Obama's Statement On The Texas Church Shooting Flips The Script On Sending Prayers

On Sunday, former president Barack Obama commented on the Texas church shooting while calling for a more concerted effort to address gun violence in the United States. Authorities state that the Sunday church shooting killed over 20 people while injuring another 20 after a gunman went on a shooting spree in the First Baptist Church in Wilson County, Texas.

While issuing his remarks on the incident, Obama said:

We grieve with all the families in Sutherland Springs harmed by this act of hatred, and we'll stand with the survivors as they recover. May God also grant all of us the wisdom to ask what concrete steps we can take to reduce the violence and weaponry in our midst.

The former president's statement seems to flip the commonplace "thoughts and prayers" reaction that millions of Americans read shortly after an incident of gun violence takes place. Soon after the Texas church shooting hit nationwide airwaves, various political figures offered spiritual support to the victims of the Sunday attack.

Some of the political figures to share their "prayers" included House Speaker Paul Ryan — "Reports out of Texas are devastating. The people of Sutherland Springs need our prayers right now" — and Kentucky Sen. and House Majority leader Mitch McConnell — "Elaine [Chao, Secretary of Transportation and McConnell's wife] and I will join with fellow senators in sending condolences to the Sutherland Springs community, our prayers with the victims and their families."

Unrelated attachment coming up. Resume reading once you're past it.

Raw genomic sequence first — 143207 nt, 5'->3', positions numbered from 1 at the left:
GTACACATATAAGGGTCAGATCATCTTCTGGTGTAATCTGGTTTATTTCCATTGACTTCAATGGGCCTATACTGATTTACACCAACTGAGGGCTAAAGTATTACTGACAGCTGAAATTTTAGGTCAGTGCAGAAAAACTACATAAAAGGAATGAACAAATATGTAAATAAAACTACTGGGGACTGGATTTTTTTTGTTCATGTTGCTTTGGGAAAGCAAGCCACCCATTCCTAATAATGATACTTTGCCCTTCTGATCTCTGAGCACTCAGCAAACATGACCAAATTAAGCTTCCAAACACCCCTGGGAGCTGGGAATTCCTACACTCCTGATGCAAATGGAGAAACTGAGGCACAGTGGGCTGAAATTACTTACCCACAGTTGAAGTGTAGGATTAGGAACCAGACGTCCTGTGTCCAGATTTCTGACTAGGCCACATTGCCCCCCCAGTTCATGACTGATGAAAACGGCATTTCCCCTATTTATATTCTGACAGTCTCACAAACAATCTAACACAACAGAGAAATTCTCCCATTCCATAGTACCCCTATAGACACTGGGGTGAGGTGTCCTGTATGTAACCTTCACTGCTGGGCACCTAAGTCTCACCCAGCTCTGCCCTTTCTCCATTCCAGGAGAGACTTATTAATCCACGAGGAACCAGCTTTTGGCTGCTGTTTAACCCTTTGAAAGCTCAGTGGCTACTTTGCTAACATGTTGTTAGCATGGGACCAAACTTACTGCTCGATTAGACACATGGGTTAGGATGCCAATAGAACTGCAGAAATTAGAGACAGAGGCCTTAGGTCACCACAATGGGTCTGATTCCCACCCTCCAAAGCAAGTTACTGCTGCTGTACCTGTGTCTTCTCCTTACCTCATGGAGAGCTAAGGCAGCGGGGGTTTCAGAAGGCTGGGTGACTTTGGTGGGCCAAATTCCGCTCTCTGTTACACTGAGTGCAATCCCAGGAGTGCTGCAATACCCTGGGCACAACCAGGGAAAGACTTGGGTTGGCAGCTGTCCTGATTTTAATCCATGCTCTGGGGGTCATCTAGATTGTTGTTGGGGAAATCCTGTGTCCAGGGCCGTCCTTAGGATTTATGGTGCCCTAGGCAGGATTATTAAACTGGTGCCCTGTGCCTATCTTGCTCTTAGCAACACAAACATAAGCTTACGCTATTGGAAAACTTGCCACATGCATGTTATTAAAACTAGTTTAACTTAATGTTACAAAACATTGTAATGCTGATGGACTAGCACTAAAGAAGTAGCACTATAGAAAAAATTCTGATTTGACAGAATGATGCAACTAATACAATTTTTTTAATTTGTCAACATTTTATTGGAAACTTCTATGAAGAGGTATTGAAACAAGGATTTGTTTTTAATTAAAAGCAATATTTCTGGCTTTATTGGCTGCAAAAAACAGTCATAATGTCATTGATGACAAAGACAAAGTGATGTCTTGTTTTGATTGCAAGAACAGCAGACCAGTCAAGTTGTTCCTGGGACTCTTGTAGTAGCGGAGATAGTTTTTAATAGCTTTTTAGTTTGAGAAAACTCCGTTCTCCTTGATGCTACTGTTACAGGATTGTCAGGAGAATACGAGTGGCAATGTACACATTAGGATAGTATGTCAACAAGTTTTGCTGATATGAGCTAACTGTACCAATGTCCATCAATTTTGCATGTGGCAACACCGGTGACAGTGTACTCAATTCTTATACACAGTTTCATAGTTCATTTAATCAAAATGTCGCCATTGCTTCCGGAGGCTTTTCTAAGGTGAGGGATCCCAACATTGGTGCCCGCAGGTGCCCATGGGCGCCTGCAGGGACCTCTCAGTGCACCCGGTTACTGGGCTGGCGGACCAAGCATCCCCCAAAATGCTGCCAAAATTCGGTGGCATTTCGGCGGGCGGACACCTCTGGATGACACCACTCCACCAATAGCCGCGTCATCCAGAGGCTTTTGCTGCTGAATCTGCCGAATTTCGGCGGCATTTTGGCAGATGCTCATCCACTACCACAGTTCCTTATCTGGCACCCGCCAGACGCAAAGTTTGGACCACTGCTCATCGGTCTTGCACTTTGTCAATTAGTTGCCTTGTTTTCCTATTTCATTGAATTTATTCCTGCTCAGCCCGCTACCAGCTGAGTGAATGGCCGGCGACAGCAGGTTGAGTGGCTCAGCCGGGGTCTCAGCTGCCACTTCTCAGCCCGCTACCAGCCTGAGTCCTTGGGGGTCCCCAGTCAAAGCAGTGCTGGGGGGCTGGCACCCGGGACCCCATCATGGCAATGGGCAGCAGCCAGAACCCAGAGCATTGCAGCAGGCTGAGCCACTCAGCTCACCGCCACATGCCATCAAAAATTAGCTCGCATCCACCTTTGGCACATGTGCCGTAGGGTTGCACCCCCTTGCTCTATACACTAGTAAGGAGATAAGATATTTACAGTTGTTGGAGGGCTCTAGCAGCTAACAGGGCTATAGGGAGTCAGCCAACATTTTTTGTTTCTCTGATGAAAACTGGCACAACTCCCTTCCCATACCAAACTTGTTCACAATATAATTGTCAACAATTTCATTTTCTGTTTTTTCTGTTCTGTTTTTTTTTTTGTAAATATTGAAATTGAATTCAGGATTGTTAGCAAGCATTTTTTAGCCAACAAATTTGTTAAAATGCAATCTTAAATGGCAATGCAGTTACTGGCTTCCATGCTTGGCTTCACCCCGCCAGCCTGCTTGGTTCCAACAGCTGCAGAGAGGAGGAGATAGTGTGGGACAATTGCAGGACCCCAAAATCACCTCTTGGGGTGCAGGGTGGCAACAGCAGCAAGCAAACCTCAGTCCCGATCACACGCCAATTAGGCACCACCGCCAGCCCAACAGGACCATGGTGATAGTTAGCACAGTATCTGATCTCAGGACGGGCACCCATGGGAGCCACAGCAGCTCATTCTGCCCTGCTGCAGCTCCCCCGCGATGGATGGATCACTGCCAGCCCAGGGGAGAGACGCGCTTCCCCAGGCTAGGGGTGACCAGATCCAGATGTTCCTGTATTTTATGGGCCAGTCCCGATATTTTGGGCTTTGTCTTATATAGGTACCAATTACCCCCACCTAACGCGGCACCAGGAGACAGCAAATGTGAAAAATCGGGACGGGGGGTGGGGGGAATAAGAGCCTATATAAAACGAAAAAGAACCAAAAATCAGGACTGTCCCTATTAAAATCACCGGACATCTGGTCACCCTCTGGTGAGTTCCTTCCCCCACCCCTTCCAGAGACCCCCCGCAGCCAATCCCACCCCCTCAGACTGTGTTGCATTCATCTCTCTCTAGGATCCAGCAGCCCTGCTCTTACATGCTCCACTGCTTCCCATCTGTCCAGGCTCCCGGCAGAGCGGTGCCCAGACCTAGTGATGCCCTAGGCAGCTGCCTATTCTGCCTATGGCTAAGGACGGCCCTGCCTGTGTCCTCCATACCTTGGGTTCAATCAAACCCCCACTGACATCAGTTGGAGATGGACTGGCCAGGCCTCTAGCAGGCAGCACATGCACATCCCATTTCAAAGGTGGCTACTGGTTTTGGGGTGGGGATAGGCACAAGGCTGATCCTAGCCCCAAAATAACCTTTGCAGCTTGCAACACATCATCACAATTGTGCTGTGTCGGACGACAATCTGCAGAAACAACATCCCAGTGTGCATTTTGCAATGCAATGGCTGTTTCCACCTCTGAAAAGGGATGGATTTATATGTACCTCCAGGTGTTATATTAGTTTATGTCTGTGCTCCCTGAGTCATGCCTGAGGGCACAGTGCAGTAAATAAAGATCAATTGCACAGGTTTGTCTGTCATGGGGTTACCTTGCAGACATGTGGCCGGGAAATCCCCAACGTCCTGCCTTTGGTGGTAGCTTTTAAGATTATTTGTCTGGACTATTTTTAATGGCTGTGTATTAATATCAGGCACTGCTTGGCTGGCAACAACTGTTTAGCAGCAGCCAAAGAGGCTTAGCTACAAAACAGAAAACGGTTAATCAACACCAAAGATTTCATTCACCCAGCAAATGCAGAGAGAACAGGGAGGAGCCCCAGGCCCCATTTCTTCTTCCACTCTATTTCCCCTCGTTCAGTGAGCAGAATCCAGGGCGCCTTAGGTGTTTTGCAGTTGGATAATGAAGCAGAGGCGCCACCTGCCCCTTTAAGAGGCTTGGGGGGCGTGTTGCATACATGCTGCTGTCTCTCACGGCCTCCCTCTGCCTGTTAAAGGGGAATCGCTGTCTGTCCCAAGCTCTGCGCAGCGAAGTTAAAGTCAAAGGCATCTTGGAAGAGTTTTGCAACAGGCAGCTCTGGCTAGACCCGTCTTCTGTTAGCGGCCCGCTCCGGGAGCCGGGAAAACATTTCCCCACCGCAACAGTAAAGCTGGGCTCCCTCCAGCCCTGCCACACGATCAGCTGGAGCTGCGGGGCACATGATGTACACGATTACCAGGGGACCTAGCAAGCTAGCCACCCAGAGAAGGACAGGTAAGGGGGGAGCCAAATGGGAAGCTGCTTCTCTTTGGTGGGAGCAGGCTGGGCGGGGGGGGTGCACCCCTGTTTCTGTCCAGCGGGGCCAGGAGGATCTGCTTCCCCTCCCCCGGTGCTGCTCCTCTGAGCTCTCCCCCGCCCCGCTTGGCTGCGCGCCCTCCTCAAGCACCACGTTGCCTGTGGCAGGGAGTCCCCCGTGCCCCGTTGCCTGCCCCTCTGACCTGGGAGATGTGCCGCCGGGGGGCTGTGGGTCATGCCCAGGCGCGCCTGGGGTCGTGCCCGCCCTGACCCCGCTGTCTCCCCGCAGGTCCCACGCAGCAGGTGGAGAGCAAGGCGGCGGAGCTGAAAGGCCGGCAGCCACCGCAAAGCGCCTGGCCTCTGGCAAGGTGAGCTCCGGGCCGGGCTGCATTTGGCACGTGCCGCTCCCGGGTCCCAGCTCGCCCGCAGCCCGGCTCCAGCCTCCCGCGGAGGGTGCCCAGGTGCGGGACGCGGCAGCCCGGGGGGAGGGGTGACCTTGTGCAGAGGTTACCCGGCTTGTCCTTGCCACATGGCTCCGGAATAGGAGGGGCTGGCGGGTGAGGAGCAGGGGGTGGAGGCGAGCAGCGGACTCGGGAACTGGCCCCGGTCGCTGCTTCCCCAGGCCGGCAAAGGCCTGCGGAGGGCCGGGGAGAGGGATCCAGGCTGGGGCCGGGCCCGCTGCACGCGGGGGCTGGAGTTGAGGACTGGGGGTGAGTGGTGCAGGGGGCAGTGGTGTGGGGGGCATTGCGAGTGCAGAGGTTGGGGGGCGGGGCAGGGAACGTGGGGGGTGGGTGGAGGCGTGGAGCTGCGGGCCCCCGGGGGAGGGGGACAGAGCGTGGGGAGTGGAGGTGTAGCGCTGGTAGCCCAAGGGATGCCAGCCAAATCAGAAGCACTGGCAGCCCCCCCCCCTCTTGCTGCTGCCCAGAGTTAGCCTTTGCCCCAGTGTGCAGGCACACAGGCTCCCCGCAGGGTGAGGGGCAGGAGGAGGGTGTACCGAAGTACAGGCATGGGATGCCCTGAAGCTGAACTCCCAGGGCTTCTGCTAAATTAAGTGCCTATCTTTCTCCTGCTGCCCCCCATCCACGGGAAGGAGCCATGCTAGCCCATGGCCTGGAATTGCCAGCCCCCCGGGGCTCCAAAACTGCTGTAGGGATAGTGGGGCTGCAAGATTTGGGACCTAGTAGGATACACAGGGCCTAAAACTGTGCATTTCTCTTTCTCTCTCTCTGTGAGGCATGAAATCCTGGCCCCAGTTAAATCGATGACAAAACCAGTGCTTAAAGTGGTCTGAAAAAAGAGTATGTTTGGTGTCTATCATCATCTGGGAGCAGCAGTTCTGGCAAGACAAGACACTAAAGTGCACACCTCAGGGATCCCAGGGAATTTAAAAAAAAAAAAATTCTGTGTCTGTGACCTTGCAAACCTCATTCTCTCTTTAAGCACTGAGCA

Texas's senior Sen. John Cornyn told Twitter:

Truly heartbreaking news in #Sutherland Springs. Please say a prayer for First Baptist congregation, first responders, and the community there.

Louisiana Rep. Steve Scalise, himself a victim of a mass shooting that occured back in June, said:

Devastating news from Texas today. Praying for the victims, the heroic first responders, and the whole Sutherland Springs community.

Obama's statement didn't just seem remarkably different than the aforementioned senators and representatives' comments; they also seemed to be significantly different than president Donald Trump's official statement. After the news of the shooting broke, Trump offered his initial thoughts on Twitter while on an Asia tour:

May God be [with] the people of Sutherland Springs, Texas. The FBI [and] law enforcement are on the scene. I am monitoring the situation from Japan.

The president did not elaborate on any efforts to address America's gun violence while speaking with the media. Later on, in a live press conference, Trump said:

[T]hrough the tears and through the sadness, we stand strong — oh, so strong. My administration will provide its full support to the great state of Texas and all local authorities investigating this horrible crime.

I've spoken just a few minutes ago with Governor Abbott, and we offer our thanks to the first responders, the FBI, all of the many people involved, both federal and otherwise. Ultimately, they stopped the suspect and rendered immediate lifesaving aid to certain victims of the shooting.

The president's statements on the Sutherland Springs shooting appeared to be much calmer than his harsh words for the New York City terror attack on Oct. 31 that claimed eight people's lives, according to authorities. In a series of tweets, Trump called for the death penalty and for the suspect to be sent to Guantanamo Bay.

Sunday's church shooting will be an addition to the long list of gun violence incidents in the United States. In September, a similar incident of gun-related death took place in Antioch, Tennessee, when a gunman allegedly opened fire on a congregation at the Burnette Chapel Church of Christ, leading to one person dead and several injured, according to authorities. In October, another disturbing incident of mass violence took place in Las Vegas, when a gunman allegedly opened fire on almost 22,000 people at a country concert. Officials stated that over 50 people had been killed in the incident while more than 500 had been injured.